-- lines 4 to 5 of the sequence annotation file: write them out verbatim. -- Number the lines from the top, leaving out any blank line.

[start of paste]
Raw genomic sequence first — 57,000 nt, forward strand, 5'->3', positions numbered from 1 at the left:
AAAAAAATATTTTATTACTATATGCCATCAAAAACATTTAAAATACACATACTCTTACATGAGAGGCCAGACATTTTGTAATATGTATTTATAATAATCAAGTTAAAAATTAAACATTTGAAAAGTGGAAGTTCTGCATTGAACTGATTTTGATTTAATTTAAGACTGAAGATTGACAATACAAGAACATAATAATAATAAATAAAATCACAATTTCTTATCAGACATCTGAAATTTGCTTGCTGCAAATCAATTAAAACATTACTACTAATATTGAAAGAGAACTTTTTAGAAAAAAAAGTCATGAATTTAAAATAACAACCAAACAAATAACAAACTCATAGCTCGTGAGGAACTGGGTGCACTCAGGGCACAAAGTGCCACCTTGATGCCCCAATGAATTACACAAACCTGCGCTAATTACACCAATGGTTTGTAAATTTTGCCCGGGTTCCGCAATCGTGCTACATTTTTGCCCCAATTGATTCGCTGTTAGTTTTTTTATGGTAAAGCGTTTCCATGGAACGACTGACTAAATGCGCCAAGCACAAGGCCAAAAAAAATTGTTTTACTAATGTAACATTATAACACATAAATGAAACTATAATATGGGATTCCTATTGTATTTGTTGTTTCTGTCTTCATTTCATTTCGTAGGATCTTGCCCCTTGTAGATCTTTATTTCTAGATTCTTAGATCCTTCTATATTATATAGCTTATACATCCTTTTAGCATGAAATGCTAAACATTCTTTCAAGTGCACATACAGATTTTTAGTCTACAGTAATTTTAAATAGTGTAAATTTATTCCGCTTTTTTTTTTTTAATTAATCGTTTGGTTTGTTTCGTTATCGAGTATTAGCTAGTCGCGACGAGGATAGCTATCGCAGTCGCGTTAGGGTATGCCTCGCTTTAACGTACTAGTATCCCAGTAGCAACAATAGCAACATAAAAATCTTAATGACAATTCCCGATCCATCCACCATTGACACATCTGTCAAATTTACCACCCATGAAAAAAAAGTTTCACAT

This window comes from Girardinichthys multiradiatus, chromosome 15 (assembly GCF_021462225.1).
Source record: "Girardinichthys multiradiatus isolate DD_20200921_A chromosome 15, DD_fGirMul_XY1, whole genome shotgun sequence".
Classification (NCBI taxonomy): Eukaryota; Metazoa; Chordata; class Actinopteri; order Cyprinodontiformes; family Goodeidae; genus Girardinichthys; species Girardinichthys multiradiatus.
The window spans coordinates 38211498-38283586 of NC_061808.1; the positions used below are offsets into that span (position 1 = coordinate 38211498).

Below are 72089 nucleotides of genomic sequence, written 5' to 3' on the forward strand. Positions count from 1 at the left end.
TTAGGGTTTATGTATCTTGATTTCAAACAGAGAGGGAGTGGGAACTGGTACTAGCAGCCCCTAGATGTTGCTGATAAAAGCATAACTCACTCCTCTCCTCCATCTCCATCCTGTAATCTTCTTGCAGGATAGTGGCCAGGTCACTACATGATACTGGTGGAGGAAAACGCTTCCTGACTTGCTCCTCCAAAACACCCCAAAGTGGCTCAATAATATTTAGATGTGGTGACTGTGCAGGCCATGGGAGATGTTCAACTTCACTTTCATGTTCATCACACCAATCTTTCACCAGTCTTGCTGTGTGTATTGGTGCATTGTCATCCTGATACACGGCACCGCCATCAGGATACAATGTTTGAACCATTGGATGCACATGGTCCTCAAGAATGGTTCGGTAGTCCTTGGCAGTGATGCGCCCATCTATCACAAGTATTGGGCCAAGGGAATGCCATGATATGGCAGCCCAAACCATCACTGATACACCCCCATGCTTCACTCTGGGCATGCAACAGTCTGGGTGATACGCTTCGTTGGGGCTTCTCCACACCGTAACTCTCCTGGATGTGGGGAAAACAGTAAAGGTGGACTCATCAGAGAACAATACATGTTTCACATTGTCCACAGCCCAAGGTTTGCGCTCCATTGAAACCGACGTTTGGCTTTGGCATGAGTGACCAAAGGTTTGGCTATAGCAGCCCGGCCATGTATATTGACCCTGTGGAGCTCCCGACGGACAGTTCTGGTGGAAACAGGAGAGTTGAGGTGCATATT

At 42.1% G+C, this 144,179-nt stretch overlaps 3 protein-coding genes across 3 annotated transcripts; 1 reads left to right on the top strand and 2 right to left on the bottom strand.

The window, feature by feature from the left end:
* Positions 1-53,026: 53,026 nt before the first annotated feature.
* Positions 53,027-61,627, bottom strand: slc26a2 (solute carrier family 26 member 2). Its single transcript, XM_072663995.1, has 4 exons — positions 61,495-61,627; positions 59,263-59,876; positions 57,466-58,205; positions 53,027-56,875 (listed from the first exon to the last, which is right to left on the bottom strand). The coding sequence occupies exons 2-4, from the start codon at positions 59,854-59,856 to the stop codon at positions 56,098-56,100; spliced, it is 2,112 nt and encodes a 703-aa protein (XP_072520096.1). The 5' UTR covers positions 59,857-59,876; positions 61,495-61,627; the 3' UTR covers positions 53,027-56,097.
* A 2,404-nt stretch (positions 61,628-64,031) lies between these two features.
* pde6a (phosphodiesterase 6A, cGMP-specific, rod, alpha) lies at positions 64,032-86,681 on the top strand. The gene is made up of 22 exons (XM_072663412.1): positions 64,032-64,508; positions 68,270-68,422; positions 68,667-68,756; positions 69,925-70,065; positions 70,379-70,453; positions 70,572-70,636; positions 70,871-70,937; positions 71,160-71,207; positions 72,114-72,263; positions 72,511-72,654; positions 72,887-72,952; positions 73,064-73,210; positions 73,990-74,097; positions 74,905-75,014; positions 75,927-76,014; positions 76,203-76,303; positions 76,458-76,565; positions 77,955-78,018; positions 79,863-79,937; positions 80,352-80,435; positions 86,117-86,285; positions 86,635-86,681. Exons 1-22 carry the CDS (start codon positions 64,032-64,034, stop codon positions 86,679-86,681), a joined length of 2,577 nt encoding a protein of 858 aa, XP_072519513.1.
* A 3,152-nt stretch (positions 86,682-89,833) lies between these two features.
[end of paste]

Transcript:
Source record: "Girardinichthys multiradiatus isolate DD_20200921_A chromosome 15, DD_fGirMul_XY1, whole genome shotgun sequence".
Classification (NCBI taxonomy): Eukaryota; Metazoa; Chordata; class Actinopteri; order Cyprinodontiformes; family Goodeidae; genus Girardinichthys; species Girardinichthys multiradiatus.